I FIRST contemplated writing a book about the Australian War Memorial towards the end of my more than 16 years as its director and had produced a first draft when my work had to stop in late 2011.
My wife became seriously ill and I took carers’ leave. I was never to return to the memorial and it was not until 2015 that I felt inclined to resume work on the book.
In writing it I have, essentially, gone to 1917, the year of many important decisions relating to a future Australian War Memorial. The then-government agreed to Charles Bean’s recommendation (supported by several others who shared his vision) that there be a special institution established that would commemorate the service and sacrifice of Australians in what was then called the “Great War”. It was intended to give those at home an insight into the hitherto unimaginable circumstances that fellow Australians were exposed to and had operated under.
The Australian War Records Section was also set up in London that year under John Treloar (later to be the longest-serving director) and schemes for war artists and photographers began. In late 1917, Gen Birdwood issued a memorandum to all members of the Australian Imperial Force that they should start collecting relics to make the proposed national museum “the finest of its kind”.
The extensive and diverse national collection and its conservation exists to support “commemoration by understanding” and not the purpose of being a military museum, which is quite a different thing.
Not unexpectedly, relationships with architects and builders are covered, particularly for Anzac Hall. This was a Centenary of Federation (2001) project opened by Prime Minister John Howard in the presence of Great War survivor, Ted Smout.
The hall went on to gain architectural accolades and won the Sir Zelman Cowen award for the best major public building. A Sydney paper described it as “arresting, seductive and unforgettable” and another as “an architectural triumph which complements the main building’s heritage status”.
I’m not going to comment on the present director’s plans to demolish Anzac Hall except to observe that his recent delayed attempt to justify it asserts, amongst other things, that it is “no longer fit for purpose”.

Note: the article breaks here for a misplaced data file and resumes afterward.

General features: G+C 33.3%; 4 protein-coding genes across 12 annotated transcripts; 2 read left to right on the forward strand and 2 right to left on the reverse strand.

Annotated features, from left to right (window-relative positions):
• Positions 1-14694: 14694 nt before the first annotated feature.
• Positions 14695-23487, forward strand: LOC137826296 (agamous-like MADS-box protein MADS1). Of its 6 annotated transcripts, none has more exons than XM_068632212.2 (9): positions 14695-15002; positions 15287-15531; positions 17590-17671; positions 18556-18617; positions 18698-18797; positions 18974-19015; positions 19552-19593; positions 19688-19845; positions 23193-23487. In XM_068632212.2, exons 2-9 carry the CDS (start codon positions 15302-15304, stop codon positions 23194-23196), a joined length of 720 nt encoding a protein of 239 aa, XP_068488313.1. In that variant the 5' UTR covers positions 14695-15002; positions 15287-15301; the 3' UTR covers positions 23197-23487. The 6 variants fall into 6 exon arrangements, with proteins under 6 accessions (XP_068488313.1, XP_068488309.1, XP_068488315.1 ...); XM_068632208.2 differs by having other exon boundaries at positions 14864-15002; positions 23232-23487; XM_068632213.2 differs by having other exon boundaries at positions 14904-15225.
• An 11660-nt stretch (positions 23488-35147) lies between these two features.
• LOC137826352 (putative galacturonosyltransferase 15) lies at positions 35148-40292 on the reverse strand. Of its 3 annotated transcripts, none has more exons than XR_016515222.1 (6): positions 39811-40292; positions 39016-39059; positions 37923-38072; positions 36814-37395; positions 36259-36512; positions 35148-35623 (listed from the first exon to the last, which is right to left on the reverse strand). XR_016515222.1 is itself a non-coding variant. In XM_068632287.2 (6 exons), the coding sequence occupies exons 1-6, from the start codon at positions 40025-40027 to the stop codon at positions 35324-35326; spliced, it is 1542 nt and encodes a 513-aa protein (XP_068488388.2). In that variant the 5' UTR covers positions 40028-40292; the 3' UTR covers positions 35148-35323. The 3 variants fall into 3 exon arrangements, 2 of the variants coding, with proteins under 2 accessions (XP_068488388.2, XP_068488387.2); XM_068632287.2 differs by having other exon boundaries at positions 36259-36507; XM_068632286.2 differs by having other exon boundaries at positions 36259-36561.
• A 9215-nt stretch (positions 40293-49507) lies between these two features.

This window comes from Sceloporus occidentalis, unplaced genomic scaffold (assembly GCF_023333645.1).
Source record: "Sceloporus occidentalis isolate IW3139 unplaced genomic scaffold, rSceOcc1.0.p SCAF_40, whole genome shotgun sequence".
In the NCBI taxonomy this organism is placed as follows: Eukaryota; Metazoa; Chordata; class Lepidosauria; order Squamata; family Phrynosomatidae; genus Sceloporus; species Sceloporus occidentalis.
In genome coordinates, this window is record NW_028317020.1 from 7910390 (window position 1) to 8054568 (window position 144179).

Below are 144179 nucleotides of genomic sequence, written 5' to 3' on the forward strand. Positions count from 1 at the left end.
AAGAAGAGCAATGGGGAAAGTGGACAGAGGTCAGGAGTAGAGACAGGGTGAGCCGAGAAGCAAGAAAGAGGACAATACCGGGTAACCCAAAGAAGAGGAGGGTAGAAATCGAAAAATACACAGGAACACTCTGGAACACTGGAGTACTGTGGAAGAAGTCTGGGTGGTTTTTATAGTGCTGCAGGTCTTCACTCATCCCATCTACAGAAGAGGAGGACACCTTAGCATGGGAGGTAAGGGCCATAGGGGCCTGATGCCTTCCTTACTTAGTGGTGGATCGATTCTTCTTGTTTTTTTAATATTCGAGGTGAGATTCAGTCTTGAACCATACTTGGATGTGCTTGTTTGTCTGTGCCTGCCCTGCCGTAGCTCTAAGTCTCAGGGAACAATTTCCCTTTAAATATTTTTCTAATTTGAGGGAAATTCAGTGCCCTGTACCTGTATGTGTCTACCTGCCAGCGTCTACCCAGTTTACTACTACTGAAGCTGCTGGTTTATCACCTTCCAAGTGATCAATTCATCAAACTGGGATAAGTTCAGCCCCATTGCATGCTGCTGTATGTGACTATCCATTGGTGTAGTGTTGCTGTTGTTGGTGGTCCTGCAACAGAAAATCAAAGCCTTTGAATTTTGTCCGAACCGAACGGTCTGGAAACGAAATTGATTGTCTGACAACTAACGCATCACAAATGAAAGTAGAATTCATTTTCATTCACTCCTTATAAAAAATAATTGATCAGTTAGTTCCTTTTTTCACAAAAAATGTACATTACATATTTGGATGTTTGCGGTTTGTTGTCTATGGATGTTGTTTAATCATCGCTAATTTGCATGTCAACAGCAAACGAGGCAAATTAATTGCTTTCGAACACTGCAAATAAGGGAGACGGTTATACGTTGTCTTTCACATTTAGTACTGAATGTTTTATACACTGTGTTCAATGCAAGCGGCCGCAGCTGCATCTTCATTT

That is nonsense (in the context of the many possible other options) as is the claim that it’s the content that is special, not the building.
On that basis even the heritage main building might be demolished! Community outrage cannot be dismissed so airily; the ongoing controversy is both disturbing and damaging. Perhaps it is time for an independent review.
My first association with the memorial came soon after my arrival at Duntroon in 1958, when I attended the Dawn Service. In those days attendees could be fitted within the commemorative area around the Pool of Reflection and the cloisters upstairs.
In 1960, I was a proud member of the tri-service guard of honour. There was no shortage of World War I veterans then; indeed, there were Boer War men in the march past. As I stood to attention on parade pondering the architecture of the new, heritage-listed main building, little did I think I would be up on the dais 35 years later as the memorial’s director.
Charles Bean was probably up there as a member of the memorial’s board (now council). Since then I have seen and spoken with most of the subsequent chairpersons and directors.
I haven’t covered the earlier days of the memorial in the same detail as former deputy director Dr Michael McKernan did in his council-sponsored book in 1991, “Here is their Spirit”. Its publication coincided with the 50th anniversary of the AWM’s opening.
But I did think it was necessary to cover the memorial’s origins and early days to give context to all the latest developments such as the interment of the Unknown Soldier in the Hall of Memory.
I’ve endeavoured to make the book a comprehensive and engaging account of the first 100 years of the memorial, with more than 100 photographs.
For the memorial, there have been challenges along the way, inevitable controversies and periods of financial starvation. But people have persevered and soldiered on, and the result is a unique Australian commemorative institution.
“The Australian War Memorial – A century on from the vision”, Wakefield Press, $60. Available from AWM bookshop.